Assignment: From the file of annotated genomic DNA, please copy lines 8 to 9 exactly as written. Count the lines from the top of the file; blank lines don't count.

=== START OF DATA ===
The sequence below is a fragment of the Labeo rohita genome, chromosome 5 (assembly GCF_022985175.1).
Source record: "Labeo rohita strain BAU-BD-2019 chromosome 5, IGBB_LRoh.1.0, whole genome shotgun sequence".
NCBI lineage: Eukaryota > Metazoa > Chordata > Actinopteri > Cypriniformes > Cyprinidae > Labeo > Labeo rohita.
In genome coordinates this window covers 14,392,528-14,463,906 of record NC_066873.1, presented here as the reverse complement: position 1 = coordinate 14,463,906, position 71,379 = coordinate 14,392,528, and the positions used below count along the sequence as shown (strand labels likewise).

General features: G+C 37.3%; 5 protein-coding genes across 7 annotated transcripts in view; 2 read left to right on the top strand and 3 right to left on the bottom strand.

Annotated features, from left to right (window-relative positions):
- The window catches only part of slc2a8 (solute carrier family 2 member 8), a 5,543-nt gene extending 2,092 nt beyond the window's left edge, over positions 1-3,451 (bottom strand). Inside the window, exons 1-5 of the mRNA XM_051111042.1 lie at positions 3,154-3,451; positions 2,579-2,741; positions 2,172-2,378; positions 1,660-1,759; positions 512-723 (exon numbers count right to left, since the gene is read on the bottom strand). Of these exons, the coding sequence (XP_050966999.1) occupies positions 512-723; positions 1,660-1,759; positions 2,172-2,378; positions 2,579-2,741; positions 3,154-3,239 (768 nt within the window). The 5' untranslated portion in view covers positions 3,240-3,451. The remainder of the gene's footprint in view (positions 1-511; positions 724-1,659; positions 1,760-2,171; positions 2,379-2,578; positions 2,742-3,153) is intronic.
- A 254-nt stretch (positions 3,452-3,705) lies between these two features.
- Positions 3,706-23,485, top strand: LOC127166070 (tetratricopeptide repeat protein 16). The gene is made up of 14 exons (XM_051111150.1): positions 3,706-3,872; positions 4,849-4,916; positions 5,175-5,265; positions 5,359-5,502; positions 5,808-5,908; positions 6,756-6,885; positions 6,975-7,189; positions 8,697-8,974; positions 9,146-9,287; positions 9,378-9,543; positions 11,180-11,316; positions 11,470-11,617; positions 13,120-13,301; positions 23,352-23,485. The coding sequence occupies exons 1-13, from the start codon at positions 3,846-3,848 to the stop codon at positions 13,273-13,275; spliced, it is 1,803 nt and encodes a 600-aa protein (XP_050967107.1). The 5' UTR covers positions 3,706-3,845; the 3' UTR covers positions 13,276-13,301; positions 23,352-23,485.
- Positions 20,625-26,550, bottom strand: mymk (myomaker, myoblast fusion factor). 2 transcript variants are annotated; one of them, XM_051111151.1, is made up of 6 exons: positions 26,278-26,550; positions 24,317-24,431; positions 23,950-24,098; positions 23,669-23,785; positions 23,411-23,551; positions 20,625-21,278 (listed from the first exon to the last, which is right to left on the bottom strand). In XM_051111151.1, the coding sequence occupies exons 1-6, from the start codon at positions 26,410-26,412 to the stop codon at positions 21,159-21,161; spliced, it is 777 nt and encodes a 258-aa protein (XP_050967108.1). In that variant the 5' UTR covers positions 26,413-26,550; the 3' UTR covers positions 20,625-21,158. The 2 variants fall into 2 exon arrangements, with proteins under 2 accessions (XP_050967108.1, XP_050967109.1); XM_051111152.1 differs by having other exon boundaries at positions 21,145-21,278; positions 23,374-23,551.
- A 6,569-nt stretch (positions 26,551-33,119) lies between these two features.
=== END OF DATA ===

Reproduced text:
- A 254-nt stretch (positions 3,452-3,705) lies between these two features.
- Positions 3,706-23,485, top strand: LOC127166070 (tetratricopeptide repeat protein 16). The gene is made up of 14 exons (XM_051111150.1): positions 3,706-3,872; positions 4,849-4,916; positions 5,175-5,265; positions 5,359-5,502; positions 5,808-5,908; positions 6,756-6,885; positions 6,975-7,189; positions 8,697-8,974; positions 9,146-9,287; positions 9,378-9,543; positions 11,180-11,316; positions 11,470-11,617; positions 13,120-13,301; positions 23,352-23,485. The coding sequence occupies exons 1-13, from the start codon at positions 3,846-3,848 to the stop codon at positions 13,273-13,275; spliced, it is 1,803 nt and encodes a 600-aa protein (XP_050967107.1). The 5' UTR covers positions 3,706-3,845; the 3' UTR covers positions 13,276-13,301; positions 23,352-23,485.